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A short non-technical summary of the overall project.

With a few international sports events selected as incubators, mobile television is expected to reach millions of users worldwide during the next five years. After successful introduction of the T-DMB standard in Korea during 2005, similar services based on T-DMB and the DVB-H system have been tested during the 2006 Torino Winter Olympics, and will be available in major German cities in time for the 2006 Soccer Worldcup. Both systems are likely to be introduced and used throughout Europe on a large scale soon. At the moment, at least five similar but different and incompatible systems for mobile television (T-DMB, DVB-H, DTMB, MediaFLO and ISDB-T) exist and are being pushed for political rather than technical reasons (see Figure 2), but the upcoming generation of multiprotocol receiver chipsets is expected to handle all those standards.

With over 300 million mobile phone users today, China is already the largest single market for digital communication. Recent survey data published by the FP6-funded project PHENIX confirms a further increase and predicts a large market for mobile services including mobile television in China. While DVB-H is to be tested during the 2008 Beijing Olympics, China is set to develop its own standard for mobile television, where the recently announced DTMB standard is built on the system developed at Tsinghua University in Beijing. Given the size of the Chinese market, a timely cooperation with Chinese academics and companies based on DTMB is likely to provide economic benefit for European companies willing to operate on a worldwide scale.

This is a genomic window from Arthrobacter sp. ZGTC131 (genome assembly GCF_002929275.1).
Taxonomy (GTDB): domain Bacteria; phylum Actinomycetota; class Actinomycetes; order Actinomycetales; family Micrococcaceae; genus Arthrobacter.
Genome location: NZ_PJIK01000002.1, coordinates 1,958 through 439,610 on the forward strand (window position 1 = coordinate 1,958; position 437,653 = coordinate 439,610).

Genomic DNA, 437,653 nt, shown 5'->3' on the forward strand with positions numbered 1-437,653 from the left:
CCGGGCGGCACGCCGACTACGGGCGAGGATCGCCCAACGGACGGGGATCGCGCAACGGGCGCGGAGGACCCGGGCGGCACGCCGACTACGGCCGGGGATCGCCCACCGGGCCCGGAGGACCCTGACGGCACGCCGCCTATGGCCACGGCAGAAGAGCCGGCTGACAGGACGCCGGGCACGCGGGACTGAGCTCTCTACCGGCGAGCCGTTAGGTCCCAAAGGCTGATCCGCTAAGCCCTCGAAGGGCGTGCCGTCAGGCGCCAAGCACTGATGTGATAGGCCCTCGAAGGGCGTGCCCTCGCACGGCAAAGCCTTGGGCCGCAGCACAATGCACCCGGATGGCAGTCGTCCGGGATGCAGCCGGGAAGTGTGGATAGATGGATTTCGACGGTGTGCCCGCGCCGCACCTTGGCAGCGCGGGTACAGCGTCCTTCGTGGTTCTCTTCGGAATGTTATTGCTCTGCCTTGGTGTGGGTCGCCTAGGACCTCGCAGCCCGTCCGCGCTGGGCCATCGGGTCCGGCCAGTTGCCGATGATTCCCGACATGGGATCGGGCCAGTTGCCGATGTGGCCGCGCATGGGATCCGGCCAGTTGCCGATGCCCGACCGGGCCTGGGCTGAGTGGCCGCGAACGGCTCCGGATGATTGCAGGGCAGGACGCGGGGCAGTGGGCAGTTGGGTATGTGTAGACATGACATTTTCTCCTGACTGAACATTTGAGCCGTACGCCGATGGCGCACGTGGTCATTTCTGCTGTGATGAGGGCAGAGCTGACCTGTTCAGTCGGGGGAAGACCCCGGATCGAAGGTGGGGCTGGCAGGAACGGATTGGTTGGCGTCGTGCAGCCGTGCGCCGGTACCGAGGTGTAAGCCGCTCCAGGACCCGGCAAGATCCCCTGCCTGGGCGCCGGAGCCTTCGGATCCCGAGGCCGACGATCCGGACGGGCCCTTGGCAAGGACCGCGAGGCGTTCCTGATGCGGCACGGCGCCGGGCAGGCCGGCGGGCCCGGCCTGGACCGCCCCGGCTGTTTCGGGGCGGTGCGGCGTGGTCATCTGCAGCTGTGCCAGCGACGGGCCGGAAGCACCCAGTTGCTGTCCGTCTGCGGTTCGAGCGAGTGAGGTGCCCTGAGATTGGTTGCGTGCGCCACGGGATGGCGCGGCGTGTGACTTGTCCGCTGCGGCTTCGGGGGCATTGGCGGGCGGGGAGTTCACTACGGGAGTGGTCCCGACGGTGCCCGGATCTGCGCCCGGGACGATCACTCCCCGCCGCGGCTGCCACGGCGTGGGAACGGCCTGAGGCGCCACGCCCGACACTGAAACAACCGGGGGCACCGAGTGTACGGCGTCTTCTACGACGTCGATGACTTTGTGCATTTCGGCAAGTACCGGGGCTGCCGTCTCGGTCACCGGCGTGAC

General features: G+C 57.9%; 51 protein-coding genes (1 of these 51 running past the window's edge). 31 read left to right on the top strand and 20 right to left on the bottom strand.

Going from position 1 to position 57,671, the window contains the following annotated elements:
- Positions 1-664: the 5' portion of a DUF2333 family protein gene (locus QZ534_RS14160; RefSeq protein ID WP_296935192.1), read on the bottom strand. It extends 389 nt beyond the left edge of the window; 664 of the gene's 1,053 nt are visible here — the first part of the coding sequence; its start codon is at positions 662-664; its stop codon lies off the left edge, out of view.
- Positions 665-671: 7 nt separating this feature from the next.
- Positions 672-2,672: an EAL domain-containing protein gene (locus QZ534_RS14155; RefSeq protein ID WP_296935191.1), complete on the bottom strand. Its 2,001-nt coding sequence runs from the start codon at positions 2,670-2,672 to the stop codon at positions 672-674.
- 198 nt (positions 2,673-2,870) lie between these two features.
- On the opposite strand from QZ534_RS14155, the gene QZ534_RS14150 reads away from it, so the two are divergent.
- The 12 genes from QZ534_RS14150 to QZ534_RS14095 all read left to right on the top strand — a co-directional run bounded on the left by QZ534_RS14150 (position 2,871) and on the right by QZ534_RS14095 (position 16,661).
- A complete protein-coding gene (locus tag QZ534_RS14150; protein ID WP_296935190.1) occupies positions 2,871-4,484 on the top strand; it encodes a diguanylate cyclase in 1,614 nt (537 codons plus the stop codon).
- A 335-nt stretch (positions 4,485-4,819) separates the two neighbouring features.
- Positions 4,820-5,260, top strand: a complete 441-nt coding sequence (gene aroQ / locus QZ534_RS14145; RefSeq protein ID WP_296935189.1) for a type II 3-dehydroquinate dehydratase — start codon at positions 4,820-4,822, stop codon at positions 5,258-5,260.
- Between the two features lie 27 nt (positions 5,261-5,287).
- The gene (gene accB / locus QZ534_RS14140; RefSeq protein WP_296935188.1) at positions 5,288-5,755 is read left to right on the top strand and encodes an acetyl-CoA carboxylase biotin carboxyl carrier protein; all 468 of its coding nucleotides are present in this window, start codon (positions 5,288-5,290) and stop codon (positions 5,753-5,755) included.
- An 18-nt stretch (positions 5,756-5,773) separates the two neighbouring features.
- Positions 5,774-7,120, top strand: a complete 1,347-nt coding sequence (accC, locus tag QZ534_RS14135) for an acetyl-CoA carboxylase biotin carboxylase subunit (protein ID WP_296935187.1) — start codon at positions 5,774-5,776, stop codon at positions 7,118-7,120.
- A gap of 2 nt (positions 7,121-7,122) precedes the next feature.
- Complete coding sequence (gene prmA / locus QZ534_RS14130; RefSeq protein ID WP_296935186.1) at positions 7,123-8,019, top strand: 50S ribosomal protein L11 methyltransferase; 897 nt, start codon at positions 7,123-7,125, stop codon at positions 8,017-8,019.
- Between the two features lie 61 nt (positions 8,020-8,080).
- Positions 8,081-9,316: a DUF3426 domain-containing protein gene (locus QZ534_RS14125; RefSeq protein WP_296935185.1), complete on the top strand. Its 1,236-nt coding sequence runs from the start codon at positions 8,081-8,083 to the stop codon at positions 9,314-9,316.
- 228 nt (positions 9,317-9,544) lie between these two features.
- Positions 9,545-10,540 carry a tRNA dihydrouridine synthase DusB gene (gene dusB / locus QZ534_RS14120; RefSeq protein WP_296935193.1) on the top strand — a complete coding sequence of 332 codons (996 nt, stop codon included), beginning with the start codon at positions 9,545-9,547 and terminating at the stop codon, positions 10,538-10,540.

Naturally, the acceptance of mobile TV is closely related to the availability of attractive devices, where the necessary compromise between screen size, weight, and battery life poses interesting design challenges and opportunities for device vendors. On one end of the scale, smart phones with built-in TV receivers are an obvious development, and are already being introduced into the market. Slightly more bulky, but also with larger screens, PDAs, mobile gaming devices, and mobile DVD players provide an interesting basis for mobile television. Finally, vendors will start to integrate mobile TV receivers into notebook computers. Most of those devices will be based on multiprotocol chipsets and support all four mobile TV standards. With sales volumes of mobile phones and computers combined, hundreds of millions of people will be able to watch mobile TV within the next few years.

All of these users will expect the same user-friendly operation they are accustomed to from their current stationary television receivers—you just turn the TV set on and watch the show. More specifically, users will expect the same seamless handover between network cells provided by different broadcast operators, including the handover between different types of networks like switching from DVB-H to DTMB and back during a single service reception.

For example, a user watching a sports event during a bus ride will certainly not want to manually switch channels or to repeat a login, just because the bus left the coverage of a single transmitter. Instead, the mobile device will have to negotiate a seamless handover between different cells, and even between different networks. On the other hand, users will probably like their device to automatically select the best quality video when multiple networks are in reach (e.g. UMTS, DTMB, DVB-H).

The perceived user experience, and the commercial success, of mobile television will largely be based on the ease of use of the overall system, not on technical details like the modulation scheme or signal-to-noise ratios. The goal of the MING-T project is to study and develop the network infrastructure required to provide a great user experience for mobile television. As this involves the question of interoperability between different networks and their software, we call this the network convergence.